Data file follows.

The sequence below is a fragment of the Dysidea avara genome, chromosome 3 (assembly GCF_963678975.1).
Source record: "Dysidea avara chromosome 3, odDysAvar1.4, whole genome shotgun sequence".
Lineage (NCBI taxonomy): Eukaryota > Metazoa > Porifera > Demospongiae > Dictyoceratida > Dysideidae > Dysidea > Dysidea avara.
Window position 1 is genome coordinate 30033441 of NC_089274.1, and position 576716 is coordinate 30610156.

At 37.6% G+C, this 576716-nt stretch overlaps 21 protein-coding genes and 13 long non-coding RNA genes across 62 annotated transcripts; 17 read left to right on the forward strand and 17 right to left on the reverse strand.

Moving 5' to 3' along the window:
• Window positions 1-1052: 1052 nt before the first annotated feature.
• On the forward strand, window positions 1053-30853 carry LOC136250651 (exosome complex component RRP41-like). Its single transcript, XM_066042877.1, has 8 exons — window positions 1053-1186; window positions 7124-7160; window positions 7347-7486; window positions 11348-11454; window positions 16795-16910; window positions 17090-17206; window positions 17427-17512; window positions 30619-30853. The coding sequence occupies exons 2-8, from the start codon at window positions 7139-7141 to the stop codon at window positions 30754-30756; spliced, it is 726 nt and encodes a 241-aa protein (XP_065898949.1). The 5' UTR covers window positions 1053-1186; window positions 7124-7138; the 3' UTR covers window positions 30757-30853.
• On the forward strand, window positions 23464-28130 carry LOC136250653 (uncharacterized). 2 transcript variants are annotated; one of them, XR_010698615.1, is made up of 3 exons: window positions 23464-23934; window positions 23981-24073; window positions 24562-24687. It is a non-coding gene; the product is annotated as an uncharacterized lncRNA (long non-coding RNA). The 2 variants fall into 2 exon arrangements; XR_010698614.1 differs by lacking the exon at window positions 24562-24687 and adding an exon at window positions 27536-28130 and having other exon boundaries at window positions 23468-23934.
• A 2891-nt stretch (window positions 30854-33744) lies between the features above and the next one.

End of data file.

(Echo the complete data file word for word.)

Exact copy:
The sequence below is a fragment of the Dysidea avara genome, chromosome 3 (assembly GCF_963678975.1).
Source record: "Dysidea avara chromosome 3, odDysAvar1.4, whole genome shotgun sequence".
Lineage (NCBI taxonomy): Eukaryota > Metazoa > Porifera > Demospongiae > Dictyoceratida > Dysideidae > Dysidea > Dysidea avara.
Window position 1 is genome coordinate 30033441 of NC_089274.1, and position 576716 is coordinate 30610156.

At 37.6% G+C, this 576716-nt stretch overlaps 21 protein-coding genes and 13 long non-coding RNA genes across 62 annotated transcripts; 17 read left to right on the forward strand and 17 right to left on the reverse strand.

Moving 5' to 3' along the window:
• Window positions 1-1052: 1052 nt before the first annotated feature.
• On the forward strand, window positions 1053-30853 carry LOC136250651 (exosome complex component RRP41-like). Its single transcript, XM_066042877.1, has 8 exons — window positions 1053-1186; window positions 7124-7160; window positions 7347-7486; window positions 11348-11454; window positions 16795-16910; window positions 17090-17206; window positions 17427-17512; window positions 30619-30853. The coding sequence occupies exons 2-8, from the start codon at window positions 7139-7141 to the stop codon at window positions 30754-30756; spliced, it is 726 nt and encodes a 241-aa protein (XP_065898949.1). The 5' UTR covers window positions 1053-1186; window positions 7124-7138; the 3' UTR covers window positions 30757-30853.
• On the forward strand, window positions 23464-28130 carry LOC136250653 (uncharacterized). 2 transcript variants are annotated; one of them, XR_010698615.1, is made up of 3 exons: window positions 23464-23934; window positions 23981-24073; window positions 24562-24687. It is a non-coding gene; the product is annotated as an uncharacterized lncRNA (long non-coding RNA). The 2 variants fall into 2 exon arrangements; XR_010698614.1 differs by lacking the exon at window positions 24562-24687 and adding an exon at window positions 27536-28130 and having other exon boundaries at window positions 23468-23934.
• A 2891-nt stretch (window positions 30854-33744) lies between the features above and the next one.